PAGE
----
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Taking the Sting Out of Summer Bug Bites

While most insect bites are harmless, some can be dangerous and even deadly. Dr. Bernadine Healy spoke to The Early Show June 1 about how to avoid dangerous bug bites and take the sting out of the harmless bites that summer brings.


There are two types of bug bites, Healy says. The first kind of bite or sting, from bees and wasps that inject people with toxins, are usually only worrisome for people allergic to the toxin. The second kind of bug bite is when the insect carries an infection and injects it during the bite.


The bacteria that cause Lyme disease, which are passed to people through the bite of a deer tick, are a common example of the second type of bug bite. Healy says there are about 16,000 new cases of Lyme disease in the U.S. each year.


Healy says to relax if you find a deer tick--which is about the size of a speck of dirt--and remove the entire tick using tweezers. Make sure not to squish the tick, and put it in a jar of rubbing alcohol in case you need to bring it to your doctor to have the tick tested for Lyme disease.


Lyme disease often first shows up in people as a round, red rash. "You should wash the site, and watch the site" where the bite took place, Healy says.


Keeping bugs away from your skin is the best way to prevent insect bites, Healy says. She offers tips to keep your summer critter-free:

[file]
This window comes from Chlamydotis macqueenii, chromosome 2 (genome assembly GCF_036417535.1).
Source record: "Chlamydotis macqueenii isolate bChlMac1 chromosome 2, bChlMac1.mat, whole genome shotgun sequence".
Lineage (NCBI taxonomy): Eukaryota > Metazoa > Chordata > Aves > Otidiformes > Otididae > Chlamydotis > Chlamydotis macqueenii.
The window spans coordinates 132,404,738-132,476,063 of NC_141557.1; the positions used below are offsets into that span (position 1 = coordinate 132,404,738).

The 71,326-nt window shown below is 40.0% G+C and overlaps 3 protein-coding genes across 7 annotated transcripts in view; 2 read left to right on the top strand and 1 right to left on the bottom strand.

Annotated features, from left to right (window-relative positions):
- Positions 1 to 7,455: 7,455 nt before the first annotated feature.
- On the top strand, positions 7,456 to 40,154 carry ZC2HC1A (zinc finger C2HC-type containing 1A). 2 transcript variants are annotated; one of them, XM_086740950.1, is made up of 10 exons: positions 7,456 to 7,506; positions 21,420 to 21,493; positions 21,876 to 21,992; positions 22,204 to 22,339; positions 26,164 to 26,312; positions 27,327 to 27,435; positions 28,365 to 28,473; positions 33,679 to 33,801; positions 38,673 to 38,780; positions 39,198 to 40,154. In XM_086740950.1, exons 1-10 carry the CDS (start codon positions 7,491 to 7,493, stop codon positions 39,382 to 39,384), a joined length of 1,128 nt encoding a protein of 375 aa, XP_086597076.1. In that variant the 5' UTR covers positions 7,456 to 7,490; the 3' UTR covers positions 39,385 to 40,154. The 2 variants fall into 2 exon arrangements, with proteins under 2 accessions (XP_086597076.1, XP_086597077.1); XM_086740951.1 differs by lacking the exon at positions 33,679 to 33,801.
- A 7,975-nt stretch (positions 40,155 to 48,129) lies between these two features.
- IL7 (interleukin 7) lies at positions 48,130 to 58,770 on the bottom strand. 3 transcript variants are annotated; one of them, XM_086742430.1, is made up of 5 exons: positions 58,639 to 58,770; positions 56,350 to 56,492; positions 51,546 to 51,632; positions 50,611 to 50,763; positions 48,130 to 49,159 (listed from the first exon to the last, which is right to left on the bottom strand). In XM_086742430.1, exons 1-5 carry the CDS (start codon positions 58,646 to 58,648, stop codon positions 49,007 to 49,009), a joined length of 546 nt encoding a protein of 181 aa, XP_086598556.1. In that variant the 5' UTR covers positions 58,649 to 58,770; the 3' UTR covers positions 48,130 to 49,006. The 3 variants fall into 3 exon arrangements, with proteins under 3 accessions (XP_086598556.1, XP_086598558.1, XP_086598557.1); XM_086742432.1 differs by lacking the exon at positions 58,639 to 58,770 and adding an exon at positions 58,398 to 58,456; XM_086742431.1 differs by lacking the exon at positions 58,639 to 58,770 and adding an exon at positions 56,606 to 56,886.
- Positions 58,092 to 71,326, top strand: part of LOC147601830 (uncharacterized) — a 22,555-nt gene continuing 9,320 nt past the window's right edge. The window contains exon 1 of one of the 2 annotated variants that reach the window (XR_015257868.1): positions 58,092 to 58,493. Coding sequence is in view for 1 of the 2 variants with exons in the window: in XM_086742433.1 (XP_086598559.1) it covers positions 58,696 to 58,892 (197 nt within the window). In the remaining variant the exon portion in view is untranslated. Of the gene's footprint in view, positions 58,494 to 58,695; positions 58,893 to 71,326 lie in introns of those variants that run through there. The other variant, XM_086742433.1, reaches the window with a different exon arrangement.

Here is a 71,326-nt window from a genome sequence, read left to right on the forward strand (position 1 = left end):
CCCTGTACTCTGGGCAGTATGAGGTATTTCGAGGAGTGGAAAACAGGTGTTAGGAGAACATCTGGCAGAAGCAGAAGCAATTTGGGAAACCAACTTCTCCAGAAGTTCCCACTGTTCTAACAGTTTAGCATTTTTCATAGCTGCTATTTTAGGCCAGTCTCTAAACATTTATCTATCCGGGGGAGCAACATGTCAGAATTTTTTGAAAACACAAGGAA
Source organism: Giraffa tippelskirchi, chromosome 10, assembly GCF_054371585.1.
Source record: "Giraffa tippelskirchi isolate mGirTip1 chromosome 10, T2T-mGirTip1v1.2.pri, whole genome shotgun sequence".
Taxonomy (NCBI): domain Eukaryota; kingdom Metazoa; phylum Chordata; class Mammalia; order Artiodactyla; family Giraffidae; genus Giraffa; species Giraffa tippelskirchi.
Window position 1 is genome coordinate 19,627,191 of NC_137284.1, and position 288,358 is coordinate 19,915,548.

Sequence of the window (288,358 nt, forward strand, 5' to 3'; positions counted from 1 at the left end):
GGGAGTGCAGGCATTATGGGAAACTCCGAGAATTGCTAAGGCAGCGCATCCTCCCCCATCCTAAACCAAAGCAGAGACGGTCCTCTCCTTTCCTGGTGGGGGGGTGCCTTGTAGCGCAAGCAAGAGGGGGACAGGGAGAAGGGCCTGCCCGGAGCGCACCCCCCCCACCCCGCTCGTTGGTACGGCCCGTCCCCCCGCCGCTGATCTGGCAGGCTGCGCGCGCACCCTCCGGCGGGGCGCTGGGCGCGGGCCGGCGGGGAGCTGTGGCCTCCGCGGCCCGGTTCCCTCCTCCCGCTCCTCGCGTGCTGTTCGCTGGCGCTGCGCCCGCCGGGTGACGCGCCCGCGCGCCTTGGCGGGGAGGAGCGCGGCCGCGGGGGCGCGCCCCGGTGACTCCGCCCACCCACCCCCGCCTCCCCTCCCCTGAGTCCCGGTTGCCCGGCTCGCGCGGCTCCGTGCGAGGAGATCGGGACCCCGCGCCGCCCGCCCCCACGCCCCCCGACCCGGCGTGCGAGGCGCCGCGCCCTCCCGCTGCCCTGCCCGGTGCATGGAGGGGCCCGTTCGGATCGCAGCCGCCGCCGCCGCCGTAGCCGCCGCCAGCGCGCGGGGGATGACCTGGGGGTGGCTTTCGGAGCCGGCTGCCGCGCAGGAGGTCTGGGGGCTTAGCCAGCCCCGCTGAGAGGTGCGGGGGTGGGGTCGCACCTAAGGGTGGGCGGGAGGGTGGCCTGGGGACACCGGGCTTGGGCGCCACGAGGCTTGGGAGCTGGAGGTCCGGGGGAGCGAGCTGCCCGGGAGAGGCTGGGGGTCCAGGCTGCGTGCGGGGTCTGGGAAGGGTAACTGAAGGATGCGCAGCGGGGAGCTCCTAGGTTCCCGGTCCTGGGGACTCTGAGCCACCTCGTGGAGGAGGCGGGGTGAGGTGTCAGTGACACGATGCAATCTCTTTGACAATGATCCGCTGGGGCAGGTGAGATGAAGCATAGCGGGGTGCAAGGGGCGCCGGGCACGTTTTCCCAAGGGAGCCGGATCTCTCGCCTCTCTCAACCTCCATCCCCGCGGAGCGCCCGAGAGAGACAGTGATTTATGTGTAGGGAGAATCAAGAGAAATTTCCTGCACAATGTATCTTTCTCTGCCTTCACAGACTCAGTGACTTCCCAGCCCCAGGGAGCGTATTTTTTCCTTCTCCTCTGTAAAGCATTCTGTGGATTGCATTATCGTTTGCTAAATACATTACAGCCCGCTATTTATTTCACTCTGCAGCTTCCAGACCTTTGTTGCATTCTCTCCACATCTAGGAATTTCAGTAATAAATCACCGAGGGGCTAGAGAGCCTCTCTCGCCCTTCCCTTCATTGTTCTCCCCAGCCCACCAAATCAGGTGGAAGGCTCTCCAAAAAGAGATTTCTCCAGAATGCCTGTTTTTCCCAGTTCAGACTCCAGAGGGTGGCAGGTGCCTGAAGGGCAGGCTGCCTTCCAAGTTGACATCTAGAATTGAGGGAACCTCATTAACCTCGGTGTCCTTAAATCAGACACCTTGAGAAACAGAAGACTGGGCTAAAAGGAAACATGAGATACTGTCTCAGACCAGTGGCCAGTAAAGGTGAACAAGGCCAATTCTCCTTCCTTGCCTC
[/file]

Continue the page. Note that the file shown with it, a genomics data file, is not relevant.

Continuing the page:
• Don't wear perfumes, which tend to attract flying bugs.


  • Stay away from bright, flowery clothes if you're going to be outside.


  • Wear long sleeves and pants and enclosed shoes with socks if you go in the woods.


  • Avoid tall grass and weeds, especially in areas that are known to have problems like Lyme disease.


  • Keep food covered.


  • Use an insect repellant that includes DEET.


Insect repellant should only be used on exposed skin and clothing, and keep it away from cuts and scrapes, and wash it off if it burns your skin. Repellants should never be inhaled, Healy says, so avoid spraying it in the air. "It is safe if you use it properly," Healy says.

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